I really feel a sense of parallel in terms of my work as a coach and the real challenge of how do you hold space for authentic self-expression in a generalized way? It's not possible. It's very similar to the conversation I had a couple of weeks ago with Dr. Sam Levine, the naturopath who was talking about individualized medicine. Like, I can't come up with a checklist and share it with everyone in terms of their health. I need to sit with a patient and spend hours with them. And it's really similar. We're talking about three, very, very different containers. And yet there's this through line that is so,

Kelly Williams: 29:02

Candice Schutter: 29:03
Important around how do we tap into authenticity? And we need a certain kind of space, a certain kind of container, and a certain kind of dialogue. And not just the dialogue with you, the teacher and the student, me, the coach and the client, but a dial, an internal dialogue that somebody is creating space for and witnessing and offering reflection around, and it is through that reflection that you go deeper. As you know, I created some coaching programs and put them out and worked with some people and hands down the clients who had results were the ones who were working with me one-on-one, in conjunction with the material, it was just really game changing for those folks. The folks who just were doing the program, not so much. It's not the same. There's not the same substance. And also, if you're speaking generally, I could choose the same words to speak to this client and that client, but they're going to have very different meaning based on where that person is and the lens they're looking through. And that has to be taken into account as well. And you can't take that into account when you're generalizing what you're sharing and you're generalizing tools. And so, it just really resonate with what you're saying and the challenge of... well, the opportunity I should say, and the challenge of creating these spaces and staying in that integrity, despite the pressure to commodify, despite the pressure to systematize and create an online sales funnel, to really stay in that integrity.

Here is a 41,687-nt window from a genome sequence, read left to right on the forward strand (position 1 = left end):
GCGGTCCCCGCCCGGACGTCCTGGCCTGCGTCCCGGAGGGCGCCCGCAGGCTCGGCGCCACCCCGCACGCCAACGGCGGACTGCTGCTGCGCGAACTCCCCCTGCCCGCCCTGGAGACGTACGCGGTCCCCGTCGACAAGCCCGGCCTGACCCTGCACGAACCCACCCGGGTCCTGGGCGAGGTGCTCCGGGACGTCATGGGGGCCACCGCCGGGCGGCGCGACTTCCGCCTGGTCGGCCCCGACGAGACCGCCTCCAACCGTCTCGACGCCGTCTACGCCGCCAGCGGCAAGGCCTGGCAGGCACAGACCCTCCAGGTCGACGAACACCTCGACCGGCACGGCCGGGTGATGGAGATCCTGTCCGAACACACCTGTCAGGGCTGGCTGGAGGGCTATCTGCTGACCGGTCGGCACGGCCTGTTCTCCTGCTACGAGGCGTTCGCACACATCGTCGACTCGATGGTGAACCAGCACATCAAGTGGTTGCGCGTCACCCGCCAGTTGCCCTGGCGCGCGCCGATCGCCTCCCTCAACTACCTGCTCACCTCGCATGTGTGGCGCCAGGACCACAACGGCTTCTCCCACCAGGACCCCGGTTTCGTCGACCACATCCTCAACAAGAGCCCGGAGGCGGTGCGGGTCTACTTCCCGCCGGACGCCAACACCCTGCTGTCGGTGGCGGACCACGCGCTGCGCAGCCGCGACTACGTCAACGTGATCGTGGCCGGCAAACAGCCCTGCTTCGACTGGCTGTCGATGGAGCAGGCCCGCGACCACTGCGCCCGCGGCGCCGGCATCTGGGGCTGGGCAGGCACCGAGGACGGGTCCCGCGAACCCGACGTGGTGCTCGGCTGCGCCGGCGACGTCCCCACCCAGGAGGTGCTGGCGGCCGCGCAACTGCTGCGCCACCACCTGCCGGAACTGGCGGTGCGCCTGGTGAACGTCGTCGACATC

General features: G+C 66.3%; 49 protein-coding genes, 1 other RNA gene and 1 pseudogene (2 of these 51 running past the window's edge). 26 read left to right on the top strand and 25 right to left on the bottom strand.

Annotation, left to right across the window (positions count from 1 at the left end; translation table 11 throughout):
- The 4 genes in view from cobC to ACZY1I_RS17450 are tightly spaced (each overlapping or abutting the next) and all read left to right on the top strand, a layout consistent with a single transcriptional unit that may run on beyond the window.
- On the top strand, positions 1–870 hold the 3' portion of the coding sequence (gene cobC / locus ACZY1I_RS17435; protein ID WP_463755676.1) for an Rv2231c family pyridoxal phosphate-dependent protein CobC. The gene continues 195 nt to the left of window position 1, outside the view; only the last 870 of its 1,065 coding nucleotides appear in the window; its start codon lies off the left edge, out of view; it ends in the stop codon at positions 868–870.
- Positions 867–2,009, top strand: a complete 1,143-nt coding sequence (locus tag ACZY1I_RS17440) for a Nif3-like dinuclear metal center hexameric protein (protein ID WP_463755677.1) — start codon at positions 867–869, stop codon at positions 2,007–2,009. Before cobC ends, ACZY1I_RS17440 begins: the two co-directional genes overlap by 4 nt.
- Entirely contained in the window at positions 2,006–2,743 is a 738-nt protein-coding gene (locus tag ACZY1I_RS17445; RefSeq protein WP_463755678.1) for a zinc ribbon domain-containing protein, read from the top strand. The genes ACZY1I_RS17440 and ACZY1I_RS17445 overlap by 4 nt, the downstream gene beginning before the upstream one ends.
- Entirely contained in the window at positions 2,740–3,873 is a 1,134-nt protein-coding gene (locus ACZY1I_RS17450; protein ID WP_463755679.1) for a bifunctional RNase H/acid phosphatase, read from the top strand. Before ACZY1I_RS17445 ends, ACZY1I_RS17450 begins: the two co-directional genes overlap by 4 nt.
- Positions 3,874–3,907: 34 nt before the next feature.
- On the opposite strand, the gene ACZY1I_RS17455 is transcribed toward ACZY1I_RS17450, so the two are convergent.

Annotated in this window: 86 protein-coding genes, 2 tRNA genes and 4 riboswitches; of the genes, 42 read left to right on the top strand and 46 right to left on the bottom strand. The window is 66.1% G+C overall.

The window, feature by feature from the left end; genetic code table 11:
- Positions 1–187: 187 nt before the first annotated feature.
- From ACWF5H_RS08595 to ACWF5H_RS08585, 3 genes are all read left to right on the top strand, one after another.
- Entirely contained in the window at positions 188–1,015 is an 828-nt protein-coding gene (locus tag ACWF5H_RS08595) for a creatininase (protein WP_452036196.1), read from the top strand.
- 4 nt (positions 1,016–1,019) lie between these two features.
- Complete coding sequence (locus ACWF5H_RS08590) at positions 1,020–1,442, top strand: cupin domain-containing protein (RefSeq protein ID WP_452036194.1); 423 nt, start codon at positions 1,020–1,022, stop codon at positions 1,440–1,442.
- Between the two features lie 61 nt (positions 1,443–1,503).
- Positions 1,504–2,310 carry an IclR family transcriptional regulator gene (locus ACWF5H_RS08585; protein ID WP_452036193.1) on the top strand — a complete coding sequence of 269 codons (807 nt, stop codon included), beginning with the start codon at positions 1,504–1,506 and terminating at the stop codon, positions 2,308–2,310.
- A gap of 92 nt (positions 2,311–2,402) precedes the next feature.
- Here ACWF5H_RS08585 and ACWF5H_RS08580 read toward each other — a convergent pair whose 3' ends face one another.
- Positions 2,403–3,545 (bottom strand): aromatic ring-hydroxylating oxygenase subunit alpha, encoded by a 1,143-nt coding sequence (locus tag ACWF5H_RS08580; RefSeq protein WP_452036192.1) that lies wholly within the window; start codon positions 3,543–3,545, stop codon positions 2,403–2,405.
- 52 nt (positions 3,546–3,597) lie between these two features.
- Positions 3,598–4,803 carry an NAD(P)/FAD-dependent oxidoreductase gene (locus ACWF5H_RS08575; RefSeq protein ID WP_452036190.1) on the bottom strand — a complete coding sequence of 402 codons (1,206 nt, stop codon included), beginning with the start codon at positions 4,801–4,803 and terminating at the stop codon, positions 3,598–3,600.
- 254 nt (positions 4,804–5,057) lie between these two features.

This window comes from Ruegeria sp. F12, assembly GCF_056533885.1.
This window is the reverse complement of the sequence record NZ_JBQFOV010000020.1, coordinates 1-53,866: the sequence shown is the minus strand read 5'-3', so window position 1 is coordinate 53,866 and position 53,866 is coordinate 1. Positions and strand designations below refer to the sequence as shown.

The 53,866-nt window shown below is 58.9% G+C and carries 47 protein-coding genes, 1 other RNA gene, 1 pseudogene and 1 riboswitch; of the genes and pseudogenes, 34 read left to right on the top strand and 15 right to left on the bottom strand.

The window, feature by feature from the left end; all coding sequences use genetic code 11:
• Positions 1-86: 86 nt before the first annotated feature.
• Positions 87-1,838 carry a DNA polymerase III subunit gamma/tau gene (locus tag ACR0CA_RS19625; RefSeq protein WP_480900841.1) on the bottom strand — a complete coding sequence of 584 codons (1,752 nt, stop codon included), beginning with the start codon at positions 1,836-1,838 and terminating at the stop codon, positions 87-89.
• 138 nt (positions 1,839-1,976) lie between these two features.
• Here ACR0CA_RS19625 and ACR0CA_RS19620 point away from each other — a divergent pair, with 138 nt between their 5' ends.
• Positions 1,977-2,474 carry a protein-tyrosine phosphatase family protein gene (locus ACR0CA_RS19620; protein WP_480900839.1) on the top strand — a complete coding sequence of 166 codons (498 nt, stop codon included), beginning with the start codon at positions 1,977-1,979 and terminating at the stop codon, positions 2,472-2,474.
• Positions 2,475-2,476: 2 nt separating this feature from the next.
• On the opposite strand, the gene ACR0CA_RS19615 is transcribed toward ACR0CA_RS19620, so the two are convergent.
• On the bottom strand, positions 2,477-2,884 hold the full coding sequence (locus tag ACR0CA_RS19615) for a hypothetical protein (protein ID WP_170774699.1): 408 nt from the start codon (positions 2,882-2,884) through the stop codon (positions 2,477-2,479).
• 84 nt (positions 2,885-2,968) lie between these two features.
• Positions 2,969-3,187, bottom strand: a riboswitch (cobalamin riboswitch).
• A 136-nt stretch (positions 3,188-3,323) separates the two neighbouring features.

Kelly Williams: 30:31